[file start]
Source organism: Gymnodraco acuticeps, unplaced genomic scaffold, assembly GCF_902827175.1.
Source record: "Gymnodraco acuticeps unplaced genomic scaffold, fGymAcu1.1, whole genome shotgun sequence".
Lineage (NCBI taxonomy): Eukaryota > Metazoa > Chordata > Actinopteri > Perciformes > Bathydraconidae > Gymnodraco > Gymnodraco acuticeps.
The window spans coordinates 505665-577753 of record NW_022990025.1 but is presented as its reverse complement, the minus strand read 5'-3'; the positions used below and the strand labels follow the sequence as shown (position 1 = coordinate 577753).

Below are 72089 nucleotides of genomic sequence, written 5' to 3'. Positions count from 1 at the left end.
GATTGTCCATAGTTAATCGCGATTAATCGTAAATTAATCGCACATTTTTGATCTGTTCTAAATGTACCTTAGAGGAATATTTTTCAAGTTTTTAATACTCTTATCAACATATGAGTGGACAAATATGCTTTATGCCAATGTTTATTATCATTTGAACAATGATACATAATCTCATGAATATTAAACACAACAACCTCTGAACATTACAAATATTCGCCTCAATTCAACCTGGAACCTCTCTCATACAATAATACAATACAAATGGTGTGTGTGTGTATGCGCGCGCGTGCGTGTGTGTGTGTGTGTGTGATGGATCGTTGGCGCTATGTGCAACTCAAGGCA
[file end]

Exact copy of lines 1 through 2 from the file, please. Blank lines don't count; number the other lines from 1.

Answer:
Source organism: Gymnodraco acuticeps, unplaced genomic scaffold, assembly GCF_902827175.1.
Source record: "Gymnodraco acuticeps unplaced genomic scaffold, fGymAcu1.1, whole genome shotgun sequence".